Nine CEO David Gyngell concedes Nine went too far with Tom Waterhouse

John Stedman and David Gyngell

David Gyngell speaking to John Steedman at Mumbrella360

Channel Nine CEO David Gyngell has conceded mistakes made by allowing Tom Waterhouse to spruik live odds with commentators during NRL matches.

Waterhouse had become the lightning rod for the debate, Gyngell told the audience, however he also argued that it was not the network’s place to be “wowsers” when it came to legal activities such as gambling, smoking and alcohol.

“We believe we have got a moral compass to provide to the community, but at the same time we don’t have a wowser barometer either to tell you all to suck eggs, it is a free world you should be able to smoke, drink and gamble whenever you want to or do whatever you think, within the laws,” Gyngell told GroupM’s chairman and CEO John Steedman during a discussion at the Mumbrella360 conference this morning.

However he admitted Channel Nine might have overstepped the mark by featuring Waterhouse among the commentators.

“I probably got too driven on sport, you know what your watching, you want the information, without the thought that there are a lot of kids watching they’re absorbing this and this is not good information for them so we’ve pulled back from that now and I think that’s the right balance,” he said.

Although Waterhouse’s rate of advertising was not much more than TAB or other betting organizations, it was the way he is and his advertising that made him the lightning rod for the debate said the Nine Entertainment CEO.

“I think we over-egged it and I think we’ve pulled back from it. And personally and emotionally, being the father of a new child, I don’t want my child to saying all the odds either, but at the same time, it’s the way you do it. People are allowed to receive information. It’s legal if it’s done properly. I think we pushed it too far, I respect that. But I think equally we all go jumping on the bandwagon of something that has been around for a while, if you don’t like it its still horrific to you as far as the people are concerned.”

Gyngell also spoke about the network’s recent success in securing a $400 million cricket sports deal arguing the deal was something the network had to do.

“It’s good business to do it. It’s passionate and emotional for Channel Nine to do it. We’re as much cricket as cricket is Nine the two of us are combined,” he said.

“Sports a must have. When you pay the most at an auction I don’t call that winning I say that’s doing what you have to do to maintain and keep something. But sport and free to air sport news and current affairs and local production is what defines it.”

He said cricket has a bigger impact than the ratings always give it, and said it’s like a “wallpaper” on in the background throughout the summer, and has significant advertising impact.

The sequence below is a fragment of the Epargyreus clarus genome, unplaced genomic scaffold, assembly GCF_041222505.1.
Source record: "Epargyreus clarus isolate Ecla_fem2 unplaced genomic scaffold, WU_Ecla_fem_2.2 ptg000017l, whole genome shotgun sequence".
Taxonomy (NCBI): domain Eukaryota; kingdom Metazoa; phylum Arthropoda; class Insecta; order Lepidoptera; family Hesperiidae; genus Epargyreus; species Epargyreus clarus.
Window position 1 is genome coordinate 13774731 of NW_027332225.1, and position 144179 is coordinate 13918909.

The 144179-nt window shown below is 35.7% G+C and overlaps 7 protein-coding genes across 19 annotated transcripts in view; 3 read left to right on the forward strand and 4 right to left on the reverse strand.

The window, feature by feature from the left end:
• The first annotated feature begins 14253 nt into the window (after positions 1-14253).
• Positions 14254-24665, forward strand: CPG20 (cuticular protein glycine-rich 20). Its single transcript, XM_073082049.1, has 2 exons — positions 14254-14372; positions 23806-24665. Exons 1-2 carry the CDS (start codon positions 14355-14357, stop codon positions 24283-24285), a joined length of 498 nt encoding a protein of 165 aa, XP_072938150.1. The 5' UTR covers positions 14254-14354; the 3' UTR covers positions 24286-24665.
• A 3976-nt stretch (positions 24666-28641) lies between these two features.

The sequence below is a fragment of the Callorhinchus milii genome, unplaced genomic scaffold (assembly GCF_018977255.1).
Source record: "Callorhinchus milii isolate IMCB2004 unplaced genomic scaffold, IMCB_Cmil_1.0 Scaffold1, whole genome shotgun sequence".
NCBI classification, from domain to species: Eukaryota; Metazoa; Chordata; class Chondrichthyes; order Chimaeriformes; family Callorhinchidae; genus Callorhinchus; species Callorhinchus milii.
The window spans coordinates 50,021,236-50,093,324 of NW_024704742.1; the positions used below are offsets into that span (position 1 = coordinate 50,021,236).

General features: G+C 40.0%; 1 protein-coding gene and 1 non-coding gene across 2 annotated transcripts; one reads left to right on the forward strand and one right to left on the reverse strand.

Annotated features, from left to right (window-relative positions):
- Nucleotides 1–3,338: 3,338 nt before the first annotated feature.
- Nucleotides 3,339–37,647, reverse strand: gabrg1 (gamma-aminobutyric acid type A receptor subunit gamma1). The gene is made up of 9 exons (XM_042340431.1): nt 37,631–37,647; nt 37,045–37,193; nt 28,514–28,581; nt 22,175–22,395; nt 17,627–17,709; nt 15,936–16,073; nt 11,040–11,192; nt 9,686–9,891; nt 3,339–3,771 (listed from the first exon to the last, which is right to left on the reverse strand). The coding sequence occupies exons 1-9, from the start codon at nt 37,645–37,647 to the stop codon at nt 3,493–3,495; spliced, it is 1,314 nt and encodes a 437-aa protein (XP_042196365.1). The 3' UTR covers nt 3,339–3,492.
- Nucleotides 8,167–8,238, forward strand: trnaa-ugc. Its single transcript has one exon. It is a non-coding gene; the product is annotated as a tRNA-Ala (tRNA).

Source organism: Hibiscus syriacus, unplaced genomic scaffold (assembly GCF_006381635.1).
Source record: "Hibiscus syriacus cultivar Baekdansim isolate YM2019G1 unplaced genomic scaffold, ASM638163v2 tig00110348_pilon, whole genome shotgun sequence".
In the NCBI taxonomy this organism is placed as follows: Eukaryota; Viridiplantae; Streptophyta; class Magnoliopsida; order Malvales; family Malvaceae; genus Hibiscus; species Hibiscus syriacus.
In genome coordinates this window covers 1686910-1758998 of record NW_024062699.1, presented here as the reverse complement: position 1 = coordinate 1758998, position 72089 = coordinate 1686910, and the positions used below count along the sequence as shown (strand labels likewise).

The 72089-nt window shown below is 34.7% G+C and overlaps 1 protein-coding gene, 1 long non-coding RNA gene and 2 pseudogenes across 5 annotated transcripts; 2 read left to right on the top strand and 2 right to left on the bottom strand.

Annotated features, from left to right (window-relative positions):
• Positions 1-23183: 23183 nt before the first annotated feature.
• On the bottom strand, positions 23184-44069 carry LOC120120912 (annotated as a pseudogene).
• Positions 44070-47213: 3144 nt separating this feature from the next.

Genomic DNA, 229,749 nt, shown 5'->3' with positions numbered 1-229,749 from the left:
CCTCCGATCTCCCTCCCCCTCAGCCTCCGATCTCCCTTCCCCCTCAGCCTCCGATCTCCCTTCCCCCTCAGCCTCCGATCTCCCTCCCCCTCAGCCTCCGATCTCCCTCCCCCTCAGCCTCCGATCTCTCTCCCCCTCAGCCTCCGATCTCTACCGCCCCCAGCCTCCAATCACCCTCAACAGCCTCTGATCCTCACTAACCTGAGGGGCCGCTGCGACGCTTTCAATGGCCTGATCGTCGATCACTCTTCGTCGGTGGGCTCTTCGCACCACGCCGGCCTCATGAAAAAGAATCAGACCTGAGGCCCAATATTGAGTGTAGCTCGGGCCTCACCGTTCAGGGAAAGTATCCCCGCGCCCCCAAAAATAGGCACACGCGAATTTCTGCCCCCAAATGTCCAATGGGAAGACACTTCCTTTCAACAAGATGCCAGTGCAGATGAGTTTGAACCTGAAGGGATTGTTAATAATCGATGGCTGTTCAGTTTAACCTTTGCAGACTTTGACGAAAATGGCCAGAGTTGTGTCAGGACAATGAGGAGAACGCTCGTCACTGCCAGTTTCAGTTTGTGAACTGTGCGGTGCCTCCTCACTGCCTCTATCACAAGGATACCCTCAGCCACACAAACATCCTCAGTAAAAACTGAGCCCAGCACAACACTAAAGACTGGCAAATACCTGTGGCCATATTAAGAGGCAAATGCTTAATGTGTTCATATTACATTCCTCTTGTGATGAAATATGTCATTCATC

Gyngell also spoke about how this was the first time Nine had secured the digital rights to a major sporting event and in a partnership with Cricket Australia and said the network would put significant investment into sales, marketing and integration to give advertisers digital links and interactions with the consumer.

He also committed to local content telling the audience it will be the next big push for Channel Nine.

“We’re at a crossroads in Australia at the moment, it’s all about local content. They want to see local content and sport news and those things, and my next big push is going to be making more local product,” Gyngell said.

Gyngell said his passion for Nine motivated him during the difficulties faced last year as the business was almost pushed into insolvency.

“To contemplate letting a company that was making great money, that has a history of our brand in Channel Nine be put into bankruptcy because two parties that didn’t give a shit about it really on a long term basis, I wouldn’t do that to my staff to start with. There’s a lot of proud people that tried for those gates. At the various stations around the country are proud to say they have worked there,” he said.

“So sometimes you don’t let go and if youre playing against the hand of people who don’t know the game that you know. You have opportunities to push them and in (Atrium and Apollo’s) defense they could clearly see I wasn’t going to just roll over and do a deal into a ‘light-touch insolvency’ because it’s not a light touch as far as I’m concerned its an embarrassment and embarrassments are not what you want to put your staff through.”

Megan Reynolds


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